If you have a vigorous, hardy apple tree already on your place, but wish that it bore better fruit, you can framework it to convert the whole tree top to a new variety. (It's better to do the work over two years or more in order not to shock the tree.) Cut off all its branches at a point where they are about two inches in diameter, and using cleft, bark, or oblique side grafting, put on scions of the desired variety. Or use smaller branches and do whip and tongue grafting. Remove all shoots, spurs, and small branches of the original tree top. In only a few seasons, your tree will bear a full crop of the new kind of apple.
If you want a previously grafted tree to bear more than one variety of apple, or if you just want to add a few different branches to a wild apple tree, then top-work the tree. The grafting process is the same as that for frameworking, but less extensive. All you have to remove from the tree are those shoots that spring up below the graft.
All this may sound like a lot of bother to you. Perhaps it is. But an orchard you make yourself is both satisfying and rewarding—just wait until you take a bite of your first home-grown fruit!
Malling Merton (MM) 106
Approximate Size*: 12 to 15 feet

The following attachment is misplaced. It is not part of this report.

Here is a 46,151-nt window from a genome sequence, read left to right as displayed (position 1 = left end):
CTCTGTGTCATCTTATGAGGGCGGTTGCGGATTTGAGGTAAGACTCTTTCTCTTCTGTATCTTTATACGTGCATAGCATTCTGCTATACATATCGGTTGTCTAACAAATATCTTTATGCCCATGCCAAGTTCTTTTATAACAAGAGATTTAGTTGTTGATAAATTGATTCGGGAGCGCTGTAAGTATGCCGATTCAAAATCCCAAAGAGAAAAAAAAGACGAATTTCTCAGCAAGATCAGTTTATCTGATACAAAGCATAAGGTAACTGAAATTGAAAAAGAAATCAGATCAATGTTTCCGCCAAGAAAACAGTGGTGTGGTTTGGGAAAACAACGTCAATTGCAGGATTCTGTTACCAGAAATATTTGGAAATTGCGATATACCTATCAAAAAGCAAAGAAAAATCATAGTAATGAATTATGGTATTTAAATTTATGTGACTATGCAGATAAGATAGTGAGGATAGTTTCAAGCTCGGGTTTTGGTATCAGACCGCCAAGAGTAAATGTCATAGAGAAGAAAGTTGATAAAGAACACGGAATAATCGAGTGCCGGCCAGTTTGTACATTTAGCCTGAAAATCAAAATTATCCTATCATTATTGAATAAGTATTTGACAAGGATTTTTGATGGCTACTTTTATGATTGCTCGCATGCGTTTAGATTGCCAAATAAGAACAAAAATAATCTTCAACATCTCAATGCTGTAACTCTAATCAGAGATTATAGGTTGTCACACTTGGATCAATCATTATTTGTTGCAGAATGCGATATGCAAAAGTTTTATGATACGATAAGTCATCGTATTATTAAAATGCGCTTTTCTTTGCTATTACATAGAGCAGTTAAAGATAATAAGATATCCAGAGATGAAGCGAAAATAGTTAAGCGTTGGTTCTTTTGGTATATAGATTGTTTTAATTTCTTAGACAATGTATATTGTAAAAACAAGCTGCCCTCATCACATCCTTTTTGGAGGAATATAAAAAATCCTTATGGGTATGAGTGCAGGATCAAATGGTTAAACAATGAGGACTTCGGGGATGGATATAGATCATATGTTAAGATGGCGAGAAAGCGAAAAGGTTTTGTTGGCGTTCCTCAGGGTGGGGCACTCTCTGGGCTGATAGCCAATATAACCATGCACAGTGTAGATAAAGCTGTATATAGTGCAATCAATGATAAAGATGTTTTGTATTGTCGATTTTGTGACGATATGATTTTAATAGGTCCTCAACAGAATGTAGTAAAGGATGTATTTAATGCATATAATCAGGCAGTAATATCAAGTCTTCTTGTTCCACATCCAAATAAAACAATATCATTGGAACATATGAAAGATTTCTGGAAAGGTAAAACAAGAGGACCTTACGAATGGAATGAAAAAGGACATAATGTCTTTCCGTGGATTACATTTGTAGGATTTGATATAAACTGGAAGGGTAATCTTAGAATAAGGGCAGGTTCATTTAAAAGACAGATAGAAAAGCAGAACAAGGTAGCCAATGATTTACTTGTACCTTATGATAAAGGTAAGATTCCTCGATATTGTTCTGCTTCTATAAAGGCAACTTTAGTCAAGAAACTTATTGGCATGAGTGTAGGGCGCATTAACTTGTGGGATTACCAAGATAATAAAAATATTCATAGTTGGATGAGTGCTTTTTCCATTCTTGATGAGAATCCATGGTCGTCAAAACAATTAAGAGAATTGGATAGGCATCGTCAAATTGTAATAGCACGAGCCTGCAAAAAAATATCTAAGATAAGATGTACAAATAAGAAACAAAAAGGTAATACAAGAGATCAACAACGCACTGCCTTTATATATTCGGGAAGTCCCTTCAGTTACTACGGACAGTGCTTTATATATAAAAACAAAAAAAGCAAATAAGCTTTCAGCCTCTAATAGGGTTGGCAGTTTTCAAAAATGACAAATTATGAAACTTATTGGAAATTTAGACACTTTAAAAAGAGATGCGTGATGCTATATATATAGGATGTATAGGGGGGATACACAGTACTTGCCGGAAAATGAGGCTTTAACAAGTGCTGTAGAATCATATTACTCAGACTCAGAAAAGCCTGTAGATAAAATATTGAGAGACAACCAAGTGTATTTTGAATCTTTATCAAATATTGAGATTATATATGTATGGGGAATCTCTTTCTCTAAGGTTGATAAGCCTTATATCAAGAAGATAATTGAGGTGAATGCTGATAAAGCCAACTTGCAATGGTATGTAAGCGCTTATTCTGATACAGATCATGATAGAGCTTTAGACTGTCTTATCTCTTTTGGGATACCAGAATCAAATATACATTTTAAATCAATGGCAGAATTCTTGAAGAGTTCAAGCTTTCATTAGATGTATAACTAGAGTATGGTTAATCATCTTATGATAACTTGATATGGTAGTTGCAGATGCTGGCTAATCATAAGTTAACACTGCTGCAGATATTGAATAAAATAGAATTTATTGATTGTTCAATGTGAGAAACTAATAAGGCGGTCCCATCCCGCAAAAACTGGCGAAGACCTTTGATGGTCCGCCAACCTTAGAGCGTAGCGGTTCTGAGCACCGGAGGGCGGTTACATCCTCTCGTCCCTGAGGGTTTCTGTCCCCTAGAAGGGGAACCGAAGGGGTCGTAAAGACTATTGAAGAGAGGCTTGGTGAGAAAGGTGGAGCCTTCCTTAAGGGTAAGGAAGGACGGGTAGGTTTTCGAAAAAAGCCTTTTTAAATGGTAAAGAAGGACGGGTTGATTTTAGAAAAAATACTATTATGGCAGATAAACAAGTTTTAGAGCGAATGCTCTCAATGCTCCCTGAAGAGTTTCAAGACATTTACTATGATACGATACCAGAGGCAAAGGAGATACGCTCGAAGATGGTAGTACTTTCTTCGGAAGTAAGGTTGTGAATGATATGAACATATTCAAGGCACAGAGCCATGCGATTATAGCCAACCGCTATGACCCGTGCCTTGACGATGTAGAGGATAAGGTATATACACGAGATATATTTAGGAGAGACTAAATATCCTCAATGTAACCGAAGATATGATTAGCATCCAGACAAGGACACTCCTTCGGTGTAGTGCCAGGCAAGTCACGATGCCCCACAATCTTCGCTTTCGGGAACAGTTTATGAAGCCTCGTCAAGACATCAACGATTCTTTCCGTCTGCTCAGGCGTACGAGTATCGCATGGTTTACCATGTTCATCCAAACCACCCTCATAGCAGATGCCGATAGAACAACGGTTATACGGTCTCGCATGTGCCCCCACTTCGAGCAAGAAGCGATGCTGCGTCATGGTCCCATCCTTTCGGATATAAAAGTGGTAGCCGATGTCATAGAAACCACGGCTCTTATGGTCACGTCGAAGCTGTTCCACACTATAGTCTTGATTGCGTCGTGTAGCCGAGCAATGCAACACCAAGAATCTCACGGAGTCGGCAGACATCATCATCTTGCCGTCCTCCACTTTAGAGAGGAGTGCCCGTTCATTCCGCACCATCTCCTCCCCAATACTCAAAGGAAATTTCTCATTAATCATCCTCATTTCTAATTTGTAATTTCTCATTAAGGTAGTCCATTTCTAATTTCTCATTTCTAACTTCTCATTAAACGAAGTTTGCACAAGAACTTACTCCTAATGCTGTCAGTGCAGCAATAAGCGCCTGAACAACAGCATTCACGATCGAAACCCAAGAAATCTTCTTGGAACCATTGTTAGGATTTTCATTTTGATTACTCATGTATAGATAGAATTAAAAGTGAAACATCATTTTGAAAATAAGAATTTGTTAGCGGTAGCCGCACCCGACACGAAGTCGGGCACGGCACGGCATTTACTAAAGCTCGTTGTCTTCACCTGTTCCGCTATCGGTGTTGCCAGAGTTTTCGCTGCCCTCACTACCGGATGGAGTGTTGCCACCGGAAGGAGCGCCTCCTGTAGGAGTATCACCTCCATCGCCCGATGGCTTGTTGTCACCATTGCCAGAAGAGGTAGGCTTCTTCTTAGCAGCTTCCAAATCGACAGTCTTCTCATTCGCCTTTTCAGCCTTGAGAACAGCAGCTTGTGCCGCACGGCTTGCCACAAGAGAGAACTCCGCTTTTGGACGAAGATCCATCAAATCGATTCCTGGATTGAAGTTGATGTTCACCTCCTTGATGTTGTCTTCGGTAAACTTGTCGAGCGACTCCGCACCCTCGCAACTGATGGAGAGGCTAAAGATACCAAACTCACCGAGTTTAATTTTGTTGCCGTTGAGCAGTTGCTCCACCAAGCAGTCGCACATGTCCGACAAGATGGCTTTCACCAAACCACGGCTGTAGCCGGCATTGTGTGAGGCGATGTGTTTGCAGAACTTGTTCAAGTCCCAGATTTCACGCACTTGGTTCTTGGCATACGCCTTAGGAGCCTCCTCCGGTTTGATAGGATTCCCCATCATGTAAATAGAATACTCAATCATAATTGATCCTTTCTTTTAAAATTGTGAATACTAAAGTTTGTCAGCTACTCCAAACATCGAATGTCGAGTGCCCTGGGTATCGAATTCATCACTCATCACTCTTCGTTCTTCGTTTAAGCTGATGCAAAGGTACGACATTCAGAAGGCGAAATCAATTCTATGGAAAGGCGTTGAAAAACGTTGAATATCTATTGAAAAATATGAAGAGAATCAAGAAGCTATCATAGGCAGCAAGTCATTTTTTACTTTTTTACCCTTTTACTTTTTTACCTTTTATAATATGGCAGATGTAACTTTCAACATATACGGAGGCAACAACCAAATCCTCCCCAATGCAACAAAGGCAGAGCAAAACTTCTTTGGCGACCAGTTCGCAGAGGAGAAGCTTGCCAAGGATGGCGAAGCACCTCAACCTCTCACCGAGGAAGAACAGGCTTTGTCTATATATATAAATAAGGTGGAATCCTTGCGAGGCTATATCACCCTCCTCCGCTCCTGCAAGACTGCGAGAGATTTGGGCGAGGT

Heavy bearing, well-rooted, a promising new variety
East Malling (EM) VII
Approximate Size: 10 to 12 feet
Grows quickly; adaptable; shallow-rooted—so plant deeply and give support; most commonly used semi-dwarf rootstock; not especially heavy yielding when young
East Malling (EM) 26
Approximate Size: 8 to 10 feet
Grows well on poorer soils; more vigorous than EM IX.
East Malling (EM) IX
Approximate Size: 7 to 8 feet
Needs very fertile soil, support, and extra attention; produces large fruit, bears early.
Approximate Size: 30 feet high
Currently one of the most vigorous of all rootstock. Good for general compatibility.
East Malling (M7A, semi-dwarf)
Approximate Size: 12 to 16 feet
Good for growing on heavy soil, and are very winter-hardy.
East Malling (M27)
Approximate Size: about 6 feet
Resistant to fireblight disease (big problem among apple trees in the South); will bear fruit a year after planted; very hardy.
*The size of the tree depends partly on what variety is grafted to the rootstock.
If you are interested in mail ordering one or more of the rootstocks listed above, try one of these retail nurseries:
391 Butts Road
Morton, WA 98356
Rocky Meadow Nursery
360 Rocky Meadow Road NW
New Salisbury, IN 47161
One Green World/Northwoods Nursery
28696 S. Cramer Road
Molalla, OR 97038
2310 West South Range Road
North Lima, OH 44452